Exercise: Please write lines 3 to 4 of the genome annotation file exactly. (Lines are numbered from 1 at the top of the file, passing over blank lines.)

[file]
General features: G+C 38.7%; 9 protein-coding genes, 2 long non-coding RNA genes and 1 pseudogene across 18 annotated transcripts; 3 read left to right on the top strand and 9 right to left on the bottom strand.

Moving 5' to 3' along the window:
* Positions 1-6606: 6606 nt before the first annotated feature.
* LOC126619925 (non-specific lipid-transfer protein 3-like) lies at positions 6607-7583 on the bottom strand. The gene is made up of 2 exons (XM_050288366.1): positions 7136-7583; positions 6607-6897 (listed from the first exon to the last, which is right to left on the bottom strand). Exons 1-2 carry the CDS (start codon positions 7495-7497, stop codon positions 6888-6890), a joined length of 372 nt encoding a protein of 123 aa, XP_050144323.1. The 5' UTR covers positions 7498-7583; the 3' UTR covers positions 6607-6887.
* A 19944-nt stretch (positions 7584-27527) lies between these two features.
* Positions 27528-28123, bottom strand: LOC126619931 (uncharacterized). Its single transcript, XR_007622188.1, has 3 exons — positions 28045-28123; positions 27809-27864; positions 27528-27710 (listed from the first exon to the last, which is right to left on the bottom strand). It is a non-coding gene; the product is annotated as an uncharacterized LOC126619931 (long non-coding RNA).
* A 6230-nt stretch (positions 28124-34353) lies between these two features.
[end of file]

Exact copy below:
* Positions 1-6606: 6606 nt before the first annotated feature.
* LOC126619925 (non-specific lipid-transfer protein 3-like) lies at positions 6607-7583 on the bottom strand. The gene is made up of 2 exons (XM_050288366.1): positions 7136-7583; positions 6607-6897 (listed from the first exon to the last, which is right to left on the bottom strand). Exons 1-2 carry the CDS (start codon positions 7495-7497, stop codon positions 6888-6890), a joined length of 372 nt encoding a protein of 123 aa, XP_050144323.1. The 5' UTR covers positions 7498-7583; the 3' UTR covers positions 6607-6887.